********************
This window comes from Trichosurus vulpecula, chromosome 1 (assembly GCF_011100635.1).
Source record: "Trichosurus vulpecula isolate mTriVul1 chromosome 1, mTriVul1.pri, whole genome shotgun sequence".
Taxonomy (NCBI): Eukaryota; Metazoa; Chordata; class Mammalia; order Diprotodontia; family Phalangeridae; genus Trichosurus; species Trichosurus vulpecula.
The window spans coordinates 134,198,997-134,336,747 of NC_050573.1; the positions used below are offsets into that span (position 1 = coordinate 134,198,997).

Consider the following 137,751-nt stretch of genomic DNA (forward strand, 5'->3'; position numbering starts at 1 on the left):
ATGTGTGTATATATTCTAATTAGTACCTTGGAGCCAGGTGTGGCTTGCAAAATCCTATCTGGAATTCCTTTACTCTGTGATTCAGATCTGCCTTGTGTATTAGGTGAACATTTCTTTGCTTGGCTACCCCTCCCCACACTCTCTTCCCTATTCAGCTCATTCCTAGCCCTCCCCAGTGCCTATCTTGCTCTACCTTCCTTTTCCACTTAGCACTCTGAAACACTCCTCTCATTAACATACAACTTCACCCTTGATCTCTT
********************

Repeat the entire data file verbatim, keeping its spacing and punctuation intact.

This window comes from Trichosurus vulpecula, chromosome 1 (assembly GCF_011100635.1).
Source record: "Trichosurus vulpecula isolate mTriVul1 chromosome 1, mTriVul1.pri, whole genome shotgun sequence".
Taxonomy (NCBI): Eukaryota; Metazoa; Chordata; class Mammalia; order Diprotodontia; family Phalangeridae; genus Trichosurus; species Trichosurus vulpecula.
The window spans coordinates 134,198,997-134,336,747 of NC_050573.1; the positions used below are offsets into that span (position 1 = coordinate 134,198,997).

Consider the following 137,751-nt stretch of genomic DNA (forward strand, 5'->3'; position numbering starts at 1 on the left):
ATGTGTGTATATATTCTAATTAGTACCTTGGAGCCAGGTGTGGCTTGCAAAATCCTATCTGGAATTCCTTTACTCTGTGATTCAGATCTGCCTTGTGTATTAGGTGAACATTTCTTTGCTTGGCTACCCCTCCCCACACTCTCTTCCCTATTCAGCTCATTCCTAGCCCTCCCCAGTGCCTATCTTGCTCTACCTTCCTTTTCCACTTAGCACTCTGAAACACTCCTCTCATTAACATACAACTTCACCCTTGATCTCTT